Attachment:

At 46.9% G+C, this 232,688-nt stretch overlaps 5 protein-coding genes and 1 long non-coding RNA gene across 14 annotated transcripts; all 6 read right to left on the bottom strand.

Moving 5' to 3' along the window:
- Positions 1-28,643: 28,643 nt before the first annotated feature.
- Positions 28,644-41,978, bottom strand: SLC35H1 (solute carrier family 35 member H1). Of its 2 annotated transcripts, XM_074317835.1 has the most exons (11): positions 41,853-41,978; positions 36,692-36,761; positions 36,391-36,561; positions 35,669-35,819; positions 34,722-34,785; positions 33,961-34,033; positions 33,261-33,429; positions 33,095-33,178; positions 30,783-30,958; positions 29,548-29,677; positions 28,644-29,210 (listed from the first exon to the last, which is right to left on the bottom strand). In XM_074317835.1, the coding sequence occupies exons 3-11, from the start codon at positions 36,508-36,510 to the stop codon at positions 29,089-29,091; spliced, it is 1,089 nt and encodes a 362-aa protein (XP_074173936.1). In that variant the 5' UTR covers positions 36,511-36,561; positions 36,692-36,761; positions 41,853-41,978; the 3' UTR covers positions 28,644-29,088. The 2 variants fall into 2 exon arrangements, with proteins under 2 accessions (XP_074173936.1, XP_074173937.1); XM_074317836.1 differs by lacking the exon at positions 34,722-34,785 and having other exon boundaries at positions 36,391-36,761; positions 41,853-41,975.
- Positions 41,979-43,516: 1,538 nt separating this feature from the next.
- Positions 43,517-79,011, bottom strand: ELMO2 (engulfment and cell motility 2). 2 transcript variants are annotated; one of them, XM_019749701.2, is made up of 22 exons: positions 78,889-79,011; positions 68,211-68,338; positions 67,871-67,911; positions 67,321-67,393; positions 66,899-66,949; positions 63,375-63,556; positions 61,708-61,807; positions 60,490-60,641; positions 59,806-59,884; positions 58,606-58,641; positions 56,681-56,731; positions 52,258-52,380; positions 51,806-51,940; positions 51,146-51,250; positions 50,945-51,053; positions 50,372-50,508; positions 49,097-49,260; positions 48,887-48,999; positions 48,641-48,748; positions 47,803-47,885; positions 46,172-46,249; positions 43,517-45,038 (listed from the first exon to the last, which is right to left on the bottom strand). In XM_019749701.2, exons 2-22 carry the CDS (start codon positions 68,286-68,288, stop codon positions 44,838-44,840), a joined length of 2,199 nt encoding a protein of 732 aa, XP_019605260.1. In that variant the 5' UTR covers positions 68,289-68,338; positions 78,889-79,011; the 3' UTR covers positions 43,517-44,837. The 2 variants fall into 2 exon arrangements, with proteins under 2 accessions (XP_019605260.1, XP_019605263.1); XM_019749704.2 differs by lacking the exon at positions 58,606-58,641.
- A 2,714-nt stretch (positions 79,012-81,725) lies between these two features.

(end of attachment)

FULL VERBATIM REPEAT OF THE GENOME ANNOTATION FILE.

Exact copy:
At 46.9% G+C, this 232,688-nt stretch overlaps 5 protein-coding genes and 1 long non-coding RNA gene across 14 annotated transcripts; all 6 read right to left on the bottom strand.

Moving 5' to 3' along the window:
- Positions 1-28,643: 28,643 nt before the first annotated feature.
- Positions 28,644-41,978, bottom strand: SLC35H1 (solute carrier family 35 member H1). Of its 2 annotated transcripts, XM_074317835.1 has the most exons (11): positions 41,853-41,978; positions 36,692-36,761; positions 36,391-36,561; positions 35,669-35,819; positions 34,722-34,785; positions 33,961-34,033; positions 33,261-33,429; positions 33,095-33,178; positions 30,783-30,958; positions 29,548-29,677; positions 28,644-29,210 (listed from the first exon to the last, which is right to left on the bottom strand). In XM_074317835.1, the coding sequence occupies exons 3-11, from the start codon at positions 36,508-36,510 to the stop codon at positions 29,089-29,091; spliced, it is 1,089 nt and encodes a 362-aa protein (XP_074173936.1). In that variant the 5' UTR covers positions 36,511-36,561; positions 36,692-36,761; positions 41,853-41,978; the 3' UTR covers positions 28,644-29,088. The 2 variants fall into 2 exon arrangements, with proteins under 2 accessions (XP_074173936.1, XP_074173937.1); XM_074317836.1 differs by lacking the exon at positions 34,722-34,785 and having other exon boundaries at positions 36,391-36,761; positions 41,853-41,975.
- Positions 41,979-43,516: 1,538 nt separating this feature from the next.
- Positions 43,517-79,011, bottom strand: ELMO2 (engulfment and cell motility 2). 2 transcript variants are annotated; one of them, XM_019749701.2, is made up of 22 exons: positions 78,889-79,011; positions 68,211-68,338; positions 67,871-67,911; positions 67,321-67,393; positions 66,899-66,949; positions 63,375-63,556; positions 61,708-61,807; positions 60,490-60,641; positions 59,806-59,884; positions 58,606-58,641; positions 56,681-56,731; positions 52,258-52,380; positions 51,806-51,940; positions 51,146-51,250; positions 50,945-51,053; positions 50,372-50,508; positions 49,097-49,260; positions 48,887-48,999; positions 48,641-48,748; positions 47,803-47,885; positions 46,172-46,249; positions 43,517-45,038 (listed from the first exon to the last, which is right to left on the bottom strand). In XM_019749701.2, exons 2-22 carry the CDS (start codon positions 68,286-68,288, stop codon positions 44,838-44,840), a joined length of 2,199 nt encoding a protein of 732 aa, XP_019605260.1. In that variant the 5' UTR covers positions 68,289-68,338; positions 78,889-79,011; the 3' UTR covers positions 43,517-44,837. The 2 variants fall into 2 exon arrangements, with proteins under 2 accessions (XP_019605260.1, XP_019605263.1); XM_019749704.2 differs by lacking the exon at positions 58,606-58,641.
- A 2,714-nt stretch (positions 79,012-81,725) lies between these two features.